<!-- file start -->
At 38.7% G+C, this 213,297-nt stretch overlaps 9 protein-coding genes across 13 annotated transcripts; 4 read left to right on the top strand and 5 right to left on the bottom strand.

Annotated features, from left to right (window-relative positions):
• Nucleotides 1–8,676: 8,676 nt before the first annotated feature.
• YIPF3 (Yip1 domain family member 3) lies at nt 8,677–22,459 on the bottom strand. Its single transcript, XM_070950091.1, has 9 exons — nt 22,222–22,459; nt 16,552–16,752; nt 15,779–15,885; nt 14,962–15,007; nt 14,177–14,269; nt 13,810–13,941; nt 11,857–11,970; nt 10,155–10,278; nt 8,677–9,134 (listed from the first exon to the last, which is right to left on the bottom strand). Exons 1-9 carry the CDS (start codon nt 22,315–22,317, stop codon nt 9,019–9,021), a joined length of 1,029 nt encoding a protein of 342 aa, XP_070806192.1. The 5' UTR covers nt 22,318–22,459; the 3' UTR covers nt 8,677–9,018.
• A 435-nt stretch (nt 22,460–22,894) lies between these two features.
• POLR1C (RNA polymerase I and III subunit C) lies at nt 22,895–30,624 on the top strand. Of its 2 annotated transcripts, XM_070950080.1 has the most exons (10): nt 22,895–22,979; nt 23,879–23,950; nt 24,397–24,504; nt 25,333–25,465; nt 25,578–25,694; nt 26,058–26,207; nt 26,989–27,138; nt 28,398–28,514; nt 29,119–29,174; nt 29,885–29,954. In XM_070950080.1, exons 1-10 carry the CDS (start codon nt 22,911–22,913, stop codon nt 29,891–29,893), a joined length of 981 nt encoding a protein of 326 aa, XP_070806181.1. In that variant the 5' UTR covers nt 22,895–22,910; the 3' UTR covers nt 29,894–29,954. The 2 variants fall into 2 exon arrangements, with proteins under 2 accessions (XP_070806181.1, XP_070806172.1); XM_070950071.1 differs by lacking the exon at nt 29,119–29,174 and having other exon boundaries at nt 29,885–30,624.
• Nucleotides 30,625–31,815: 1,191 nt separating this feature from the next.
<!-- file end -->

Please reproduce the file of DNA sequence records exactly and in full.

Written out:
At 38.7% G+C, this 213,297-nt stretch overlaps 9 protein-coding genes across 13 annotated transcripts; 4 read left to right on the top strand and 5 right to left on the bottom strand.

Annotated features, from left to right (window-relative positions):
• Nucleotides 1–8,676: 8,676 nt before the first annotated feature.
• YIPF3 (Yip1 domain family member 3) lies at nt 8,677–22,459 on the bottom strand. Its single transcript, XM_070950091.1, has 9 exons — nt 22,222–22,459; nt 16,552–16,752; nt 15,779–15,885; nt 14,962–15,007; nt 14,177–14,269; nt 13,810–13,941; nt 11,857–11,970; nt 10,155–10,278; nt 8,677–9,134 (listed from the first exon to the last, which is right to left on the bottom strand). Exons 1-9 carry the CDS (start codon nt 22,315–22,317, stop codon nt 9,019–9,021), a joined length of 1,029 nt encoding a protein of 342 aa, XP_070806192.1. The 5' UTR covers nt 22,318–22,459; the 3' UTR covers nt 8,677–9,018.
• A 435-nt stretch (nt 22,460–22,894) lies between these two features.
• POLR1C (RNA polymerase I and III subunit C) lies at nt 22,895–30,624 on the top strand. Of its 2 annotated transcripts, XM_070950080.1 has the most exons (10): nt 22,895–22,979; nt 23,879–23,950; nt 24,397–24,504; nt 25,333–25,465; nt 25,578–25,694; nt 26,058–26,207; nt 26,989–27,138; nt 28,398–28,514; nt 29,119–29,174; nt 29,885–29,954. In XM_070950080.1, exons 1-10 carry the CDS (start codon nt 22,911–22,913, stop codon nt 29,891–29,893), a joined length of 981 nt encoding a protein of 326 aa, XP_070806181.1. In that variant the 5' UTR covers nt 22,895–22,910; the 3' UTR covers nt 29,894–29,954. The 2 variants fall into 2 exon arrangements, with proteins under 2 accessions (XP_070806181.1, XP_070806172.1); XM_070950071.1 differs by lacking the exon at nt 29,119–29,174 and having other exon boundaries at nt 29,885–30,624.
• Nucleotides 30,625–31,815: 1,191 nt separating this feature from the next.